In 1993, 165,000 couples divorced and fewer than 5 per cent. of them had access to mediation. It is obvious that we need rapidly to expand, develop and build upon existing services. I regret that, at present, the Government appear to be taking no steps to facilitate that expansion by supporting existing services. My concern is that they are operating on a shoestring. Unlike Relate, National Family Mediation gets no core grant funding from the Government. Each local service depends on charity, charging fees only to the extent that its client can afford. It may have contracts, but, on the whole, must rely on charitable donations, which are diminishing. Some services have closed for lack of funds, while others are in difficulty. Bristol is under threat, Sussex is about to close and the Westminster service, with which I am involved, is waiting for the next cheque—otherwise it may have to close.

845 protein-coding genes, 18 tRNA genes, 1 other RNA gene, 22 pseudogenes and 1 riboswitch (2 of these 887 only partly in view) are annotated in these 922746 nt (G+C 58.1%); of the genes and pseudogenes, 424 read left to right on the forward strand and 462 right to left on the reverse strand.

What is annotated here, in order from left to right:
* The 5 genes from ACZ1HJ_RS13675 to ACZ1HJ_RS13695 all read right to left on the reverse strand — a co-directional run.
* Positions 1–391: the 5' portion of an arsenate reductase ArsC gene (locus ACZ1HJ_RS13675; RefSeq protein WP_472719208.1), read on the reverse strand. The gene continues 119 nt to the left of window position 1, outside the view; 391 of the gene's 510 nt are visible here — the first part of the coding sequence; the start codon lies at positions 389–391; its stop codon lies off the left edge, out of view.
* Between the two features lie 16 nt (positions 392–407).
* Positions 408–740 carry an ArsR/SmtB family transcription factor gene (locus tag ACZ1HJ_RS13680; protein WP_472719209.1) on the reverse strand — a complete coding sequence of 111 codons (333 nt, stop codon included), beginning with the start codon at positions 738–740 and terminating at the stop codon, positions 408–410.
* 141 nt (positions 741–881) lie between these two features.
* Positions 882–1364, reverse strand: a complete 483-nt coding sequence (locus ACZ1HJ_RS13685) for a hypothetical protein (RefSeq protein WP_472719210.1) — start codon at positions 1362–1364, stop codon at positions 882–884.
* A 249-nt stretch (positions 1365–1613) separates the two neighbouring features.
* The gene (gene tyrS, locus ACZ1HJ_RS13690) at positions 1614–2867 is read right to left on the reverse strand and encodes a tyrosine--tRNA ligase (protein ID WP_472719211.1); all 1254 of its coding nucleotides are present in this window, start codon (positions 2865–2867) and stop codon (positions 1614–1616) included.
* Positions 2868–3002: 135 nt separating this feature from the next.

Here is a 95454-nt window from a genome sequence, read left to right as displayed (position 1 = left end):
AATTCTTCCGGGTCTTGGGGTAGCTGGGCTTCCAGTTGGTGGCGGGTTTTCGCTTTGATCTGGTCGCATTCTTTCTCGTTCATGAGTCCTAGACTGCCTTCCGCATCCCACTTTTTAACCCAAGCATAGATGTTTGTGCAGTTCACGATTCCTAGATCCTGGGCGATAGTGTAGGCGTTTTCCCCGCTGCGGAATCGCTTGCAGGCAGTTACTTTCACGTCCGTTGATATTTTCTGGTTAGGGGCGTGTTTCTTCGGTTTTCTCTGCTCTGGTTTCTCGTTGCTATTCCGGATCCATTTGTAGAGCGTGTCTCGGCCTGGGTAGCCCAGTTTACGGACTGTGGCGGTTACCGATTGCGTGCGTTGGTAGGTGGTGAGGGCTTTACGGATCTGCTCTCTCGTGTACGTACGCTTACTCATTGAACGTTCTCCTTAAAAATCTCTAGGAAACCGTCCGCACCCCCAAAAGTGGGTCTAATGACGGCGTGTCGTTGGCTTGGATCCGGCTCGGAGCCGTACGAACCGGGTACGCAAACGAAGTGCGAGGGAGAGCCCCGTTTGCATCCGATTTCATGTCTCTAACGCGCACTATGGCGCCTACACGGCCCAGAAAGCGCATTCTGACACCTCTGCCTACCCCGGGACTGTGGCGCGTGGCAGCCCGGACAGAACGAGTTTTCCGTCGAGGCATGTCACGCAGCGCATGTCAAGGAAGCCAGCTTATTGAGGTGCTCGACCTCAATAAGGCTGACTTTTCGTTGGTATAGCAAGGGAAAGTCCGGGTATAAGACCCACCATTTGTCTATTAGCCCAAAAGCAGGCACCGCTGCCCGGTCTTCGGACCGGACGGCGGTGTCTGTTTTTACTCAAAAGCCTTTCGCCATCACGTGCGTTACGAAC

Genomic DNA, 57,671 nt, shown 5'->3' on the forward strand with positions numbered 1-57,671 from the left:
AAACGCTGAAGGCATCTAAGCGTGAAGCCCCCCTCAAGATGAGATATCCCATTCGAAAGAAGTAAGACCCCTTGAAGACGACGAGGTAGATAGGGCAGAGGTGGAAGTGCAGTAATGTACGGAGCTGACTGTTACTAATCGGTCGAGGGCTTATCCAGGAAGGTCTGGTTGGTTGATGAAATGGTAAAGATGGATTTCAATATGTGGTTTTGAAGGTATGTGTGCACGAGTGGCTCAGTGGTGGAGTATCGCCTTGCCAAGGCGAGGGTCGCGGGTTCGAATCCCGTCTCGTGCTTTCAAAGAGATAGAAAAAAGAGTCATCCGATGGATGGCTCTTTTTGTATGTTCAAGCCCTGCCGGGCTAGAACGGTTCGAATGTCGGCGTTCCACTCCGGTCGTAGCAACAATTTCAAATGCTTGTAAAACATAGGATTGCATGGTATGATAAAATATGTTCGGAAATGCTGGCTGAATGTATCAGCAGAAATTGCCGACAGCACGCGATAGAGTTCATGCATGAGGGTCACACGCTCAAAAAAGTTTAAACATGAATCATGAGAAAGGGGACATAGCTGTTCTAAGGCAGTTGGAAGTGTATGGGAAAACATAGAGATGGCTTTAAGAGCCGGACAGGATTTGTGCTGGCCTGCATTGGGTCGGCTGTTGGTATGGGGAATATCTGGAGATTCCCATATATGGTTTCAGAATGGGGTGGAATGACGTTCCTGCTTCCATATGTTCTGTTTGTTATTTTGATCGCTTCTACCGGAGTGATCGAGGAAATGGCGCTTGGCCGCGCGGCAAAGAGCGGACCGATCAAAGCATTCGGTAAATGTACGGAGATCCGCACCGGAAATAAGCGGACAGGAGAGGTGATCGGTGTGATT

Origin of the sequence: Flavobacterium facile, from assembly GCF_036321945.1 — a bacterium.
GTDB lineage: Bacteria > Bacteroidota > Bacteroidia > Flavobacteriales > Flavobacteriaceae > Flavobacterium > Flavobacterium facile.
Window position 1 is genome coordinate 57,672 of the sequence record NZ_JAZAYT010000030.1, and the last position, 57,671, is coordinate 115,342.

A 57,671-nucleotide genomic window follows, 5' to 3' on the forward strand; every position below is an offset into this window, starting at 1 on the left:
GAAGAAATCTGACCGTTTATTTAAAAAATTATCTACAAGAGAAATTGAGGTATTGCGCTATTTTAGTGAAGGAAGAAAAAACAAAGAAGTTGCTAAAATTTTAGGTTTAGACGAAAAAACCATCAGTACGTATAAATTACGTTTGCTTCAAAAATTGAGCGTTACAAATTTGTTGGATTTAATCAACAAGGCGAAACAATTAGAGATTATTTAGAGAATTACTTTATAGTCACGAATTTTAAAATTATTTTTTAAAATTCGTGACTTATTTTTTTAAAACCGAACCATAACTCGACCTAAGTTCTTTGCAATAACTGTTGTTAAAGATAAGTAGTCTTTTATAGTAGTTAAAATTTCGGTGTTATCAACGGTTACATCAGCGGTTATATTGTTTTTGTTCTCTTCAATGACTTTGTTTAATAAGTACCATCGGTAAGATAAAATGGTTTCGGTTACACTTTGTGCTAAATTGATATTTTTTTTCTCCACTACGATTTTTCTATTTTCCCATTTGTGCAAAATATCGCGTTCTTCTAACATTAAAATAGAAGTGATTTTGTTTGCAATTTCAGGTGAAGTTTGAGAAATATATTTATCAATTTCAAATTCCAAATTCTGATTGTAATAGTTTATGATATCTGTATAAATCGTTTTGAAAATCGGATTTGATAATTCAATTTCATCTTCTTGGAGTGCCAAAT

I have written and spoken to my noble and learned Friend the Lord Chancellor and to my hon. Friend the Parliamentary Secretary, asking for support for those organisations. I was told that funds will be available under legal aid when the Bill becomes law and is implemented. However, it will be later this year before the Bill receives Royal Assent and two years before it is implemented. By then, it will be too late to fund mediation services that, at the very time that they need to expand, are withering on the vine. I heard my hon. Friend the Parliamentary Secretary say on the radio this morning that he wants to promote mediation. I urge him to demonstrate that desire by giving mediation services the financial support without which it will be more difficult to put the Bill's good intentions into practice.

8.20 pm
Mr. Elfyn Llwyd (Meirionnydd Nant Conwy)

I declare an interest as a solicitor who practised in a firm that did a fair bit of divorce work.